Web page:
Verbatim Transcription for Field Research Interviews

If you plan to take notes and write down observations during a field research interview conducted for your thesis or dissertation, it won’t work as expected. You will get only a short time if you are interviewing high-profile people / business leaders and even if you get more time with ordinary people, you may miss out many details while concentrating on your notes. Recording the interview using a recording equipment and transcribing it verbatim (word-for-word reproduction of verbal data) is a better idea. Verbatim transcription of research data will not only capture the meaning and perception of the recorded interviews, but also their context.

While transcribing research interviews verbatim, it is very important that there is an exact match between what is recorded and what is transcribed into text. Transcriptionists should pay attention to the following things and transcribe them properly.

  • Response Tokens – This includes “hm”, “ok”, “ah”, “yeah”, “um”, “uh” and “mmh”. They are intentional and researchers use them as verbal probes to extract more information from the interviewee. Research has shown that these kinds of vocalizations can provide insight into the nature of conversation as well as the information content of the conversation.
  • Involuntary Vocalizations – Involuntary noises include sounds such as coughing, burping, sniffing, sneezing, laughing and crying. Background noises are also included in this category. These sounds occurring during the interview can be meaningful or meaningless to the analyst and transcriptionists should listen to the interview carefully to recognize that.
  • Non-verbal Vocalizations – These include actions, activities, and interactions of the interviewee and interviewer. Gesticulations such as pointing, head nodding, thought checking, hand gestures and fidgeting are also included as non-verbal interactions. These types of interactions are mostly relevant while transcribing from a video. Non-verbal interactions can add context and explanation or cause misunderstandings to the researchers with other forms of noise. So, the transcriptionists should be very careful while transcribing these.

Transcriptionists should also pay attention to the pronunciation and irregular grammar during the interview as they provide important insights into the interviewee’s life and meaning-making that adds richness that would otherwise be lost. Getting support from professional and experienced transcriptionists is always good for researchers to make their verbatim transcripts accurate and save valuable time.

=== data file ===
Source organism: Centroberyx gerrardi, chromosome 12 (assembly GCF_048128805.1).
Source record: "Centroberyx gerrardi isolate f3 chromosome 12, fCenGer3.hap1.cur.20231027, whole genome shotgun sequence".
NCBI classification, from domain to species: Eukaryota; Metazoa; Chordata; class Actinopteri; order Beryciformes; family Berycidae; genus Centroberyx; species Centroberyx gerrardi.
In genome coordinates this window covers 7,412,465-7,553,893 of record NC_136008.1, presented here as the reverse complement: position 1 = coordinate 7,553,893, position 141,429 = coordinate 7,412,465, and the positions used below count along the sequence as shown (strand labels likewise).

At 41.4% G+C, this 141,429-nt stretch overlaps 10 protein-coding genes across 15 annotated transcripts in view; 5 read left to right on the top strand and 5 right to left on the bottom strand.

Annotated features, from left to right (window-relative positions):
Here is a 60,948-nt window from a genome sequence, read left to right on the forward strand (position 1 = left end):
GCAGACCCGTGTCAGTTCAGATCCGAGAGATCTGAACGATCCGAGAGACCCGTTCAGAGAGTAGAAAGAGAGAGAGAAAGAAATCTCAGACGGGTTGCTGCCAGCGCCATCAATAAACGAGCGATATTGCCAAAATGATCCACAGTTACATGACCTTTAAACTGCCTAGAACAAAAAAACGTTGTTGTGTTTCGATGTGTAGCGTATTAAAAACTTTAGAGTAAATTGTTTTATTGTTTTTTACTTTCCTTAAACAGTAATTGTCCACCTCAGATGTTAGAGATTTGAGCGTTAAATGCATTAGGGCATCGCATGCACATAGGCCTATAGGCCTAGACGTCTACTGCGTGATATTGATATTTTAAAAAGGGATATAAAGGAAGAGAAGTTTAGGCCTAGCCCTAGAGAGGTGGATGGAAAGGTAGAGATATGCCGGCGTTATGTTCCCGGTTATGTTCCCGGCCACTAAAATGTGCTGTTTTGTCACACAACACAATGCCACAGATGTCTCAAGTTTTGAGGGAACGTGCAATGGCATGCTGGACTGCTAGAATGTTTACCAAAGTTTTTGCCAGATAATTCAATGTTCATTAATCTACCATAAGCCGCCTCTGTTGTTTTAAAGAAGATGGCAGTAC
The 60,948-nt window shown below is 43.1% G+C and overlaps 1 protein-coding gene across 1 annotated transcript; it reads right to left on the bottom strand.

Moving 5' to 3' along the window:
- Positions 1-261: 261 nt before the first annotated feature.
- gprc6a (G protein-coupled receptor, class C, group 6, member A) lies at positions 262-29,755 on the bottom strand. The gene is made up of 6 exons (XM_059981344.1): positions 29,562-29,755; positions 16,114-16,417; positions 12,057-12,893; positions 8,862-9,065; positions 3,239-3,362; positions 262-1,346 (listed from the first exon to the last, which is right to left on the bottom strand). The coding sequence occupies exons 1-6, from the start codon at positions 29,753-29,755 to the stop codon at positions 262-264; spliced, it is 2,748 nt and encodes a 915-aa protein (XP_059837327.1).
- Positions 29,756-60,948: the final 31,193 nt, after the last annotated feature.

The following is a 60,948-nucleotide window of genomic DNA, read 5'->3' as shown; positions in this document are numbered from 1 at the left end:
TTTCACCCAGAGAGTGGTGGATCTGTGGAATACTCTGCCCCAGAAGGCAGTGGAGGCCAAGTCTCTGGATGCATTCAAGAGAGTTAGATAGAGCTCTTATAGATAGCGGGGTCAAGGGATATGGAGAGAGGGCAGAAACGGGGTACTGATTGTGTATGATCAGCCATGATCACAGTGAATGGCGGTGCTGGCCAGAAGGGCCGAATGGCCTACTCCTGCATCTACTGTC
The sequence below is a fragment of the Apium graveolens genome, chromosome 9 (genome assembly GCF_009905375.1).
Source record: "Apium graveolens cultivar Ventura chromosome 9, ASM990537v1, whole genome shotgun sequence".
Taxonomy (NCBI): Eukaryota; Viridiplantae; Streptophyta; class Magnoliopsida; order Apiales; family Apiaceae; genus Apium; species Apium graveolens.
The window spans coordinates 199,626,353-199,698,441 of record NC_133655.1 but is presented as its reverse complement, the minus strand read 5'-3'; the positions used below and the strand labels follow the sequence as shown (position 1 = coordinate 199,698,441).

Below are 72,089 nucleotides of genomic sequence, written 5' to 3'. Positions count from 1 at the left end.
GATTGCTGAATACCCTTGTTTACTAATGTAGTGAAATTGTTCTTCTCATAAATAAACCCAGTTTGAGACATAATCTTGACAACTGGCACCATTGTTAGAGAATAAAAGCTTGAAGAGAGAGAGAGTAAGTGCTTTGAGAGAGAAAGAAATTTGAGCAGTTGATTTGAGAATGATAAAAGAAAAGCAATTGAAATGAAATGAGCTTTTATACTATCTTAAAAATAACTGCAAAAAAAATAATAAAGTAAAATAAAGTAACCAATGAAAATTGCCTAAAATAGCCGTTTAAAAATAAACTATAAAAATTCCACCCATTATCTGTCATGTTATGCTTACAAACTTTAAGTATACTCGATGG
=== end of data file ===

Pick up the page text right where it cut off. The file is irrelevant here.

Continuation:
Importance of Audio Quality

Audio quality is very essential for accurate verbatim transcription as it may be very difficult for transcriptionists to capture everything said in an interview and interpret it correctly with a noisy recording and here are the major factors that affect the quality.

  • Location – Background noise will affect your audio recording and thereby the accuracy of your transcript. If you are going to board rooms or offices for taking interviews, then your recording won’t be affected too much with background voices and other interruptions. Public places and outdoors, where you have little or no control of noise and interruptions can create problems. Avoid such kind of venues during field research interviews and choose a place where you can control the background noise or interruptions.
  • Recording Equipment – Using quality recording equipment is very essential to ensure good recording. Digital recorders are always better than magnetic tape recorders. However, recording research interviews using iPhone or iPad is a bad idea as they typically provide very low quality output and are designed to capture audio in close proximity. Moreover, a call or SMS will cause interruptions during recording. A laptop with an external microphone is a good option. However, you should make sure that the laptop is placed at least 6 feet away from the microphone. An uncompressed audio format (PCM or AIFF) is best for recording the interview as compressed audio files tend to reduce the quality of the audio.

The above mentioned factors must be taken into consideration before starting the interview and the quality of audio checked before sending the files to the transcriptionist.

About Julie Clements

Julie Clements

Joined the MOS team in March of 2008. Julie Clements has background in the healthcare staffing arena; as well as 6 years as Director of Sales and Marketing at a 4 star resort. Julie was instrumental in the creation of the medical record review division (and new web site); and has especially grown this division along with data conversion of all kinds.